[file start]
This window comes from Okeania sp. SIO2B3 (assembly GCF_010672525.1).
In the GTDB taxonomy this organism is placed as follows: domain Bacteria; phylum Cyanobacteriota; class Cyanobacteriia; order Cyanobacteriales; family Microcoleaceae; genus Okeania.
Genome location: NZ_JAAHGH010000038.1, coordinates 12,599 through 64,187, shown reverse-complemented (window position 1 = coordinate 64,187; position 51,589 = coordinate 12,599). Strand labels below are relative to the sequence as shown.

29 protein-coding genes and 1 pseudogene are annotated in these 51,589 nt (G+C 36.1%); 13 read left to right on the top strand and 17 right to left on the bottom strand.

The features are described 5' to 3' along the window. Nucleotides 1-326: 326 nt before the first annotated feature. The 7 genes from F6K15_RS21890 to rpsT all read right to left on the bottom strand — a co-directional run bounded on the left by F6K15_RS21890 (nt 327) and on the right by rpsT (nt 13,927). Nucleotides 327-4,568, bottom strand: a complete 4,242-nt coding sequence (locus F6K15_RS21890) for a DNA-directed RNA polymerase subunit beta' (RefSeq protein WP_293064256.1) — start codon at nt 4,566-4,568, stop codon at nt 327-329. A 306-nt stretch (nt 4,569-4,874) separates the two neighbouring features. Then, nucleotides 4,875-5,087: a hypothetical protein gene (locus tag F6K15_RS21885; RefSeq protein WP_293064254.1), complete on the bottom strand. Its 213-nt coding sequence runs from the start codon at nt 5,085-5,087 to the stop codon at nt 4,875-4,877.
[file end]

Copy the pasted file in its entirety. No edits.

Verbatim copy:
This window comes from Okeania sp. SIO2B3 (assembly GCF_010672525.1).
In the GTDB taxonomy this organism is placed as follows: domain Bacteria; phylum Cyanobacteriota; class Cyanobacteriia; order Cyanobacteriales; family Microcoleaceae; genus Okeania.
Genome location: NZ_JAAHGH010000038.1, coordinates 12,599 through 64,187, shown reverse-complemented (window position 1 = coordinate 64,187; position 51,589 = coordinate 12,599). Strand labels below are relative to the sequence as shown.

29 protein-coding genes and 1 pseudogene are annotated in these 51,589 nt (G+C 36.1%); 13 read left to right on the top strand and 17 right to left on the bottom strand.

The features are described 5' to 3' along the window. Nucleotides 1-326: 326 nt before the first annotated feature. The 7 genes from F6K15_RS21890 to rpsT all read right to left on the bottom strand — a co-directional run bounded on the left by F6K15_RS21890 (nt 327) and on the right by rpsT (nt 13,927). Nucleotides 327-4,568, bottom strand: a complete 4,242-nt coding sequence (locus F6K15_RS21890) for a DNA-directed RNA polymerase subunit beta' (RefSeq protein WP_293064256.1) — start codon at nt 4,566-4,568, stop codon at nt 327-329. A 306-nt stretch (nt 4,569-4,874) separates the two neighbouring features. Then, nucleotides 4,875-5,087: a hypothetical protein gene (locus tag F6K15_RS21885; RefSeq protein WP_293064254.1), complete on the bottom strand. Its 213-nt coding sequence runs from the start codon at nt 5,085-5,087 to the stop codon at nt 4,875-4,877.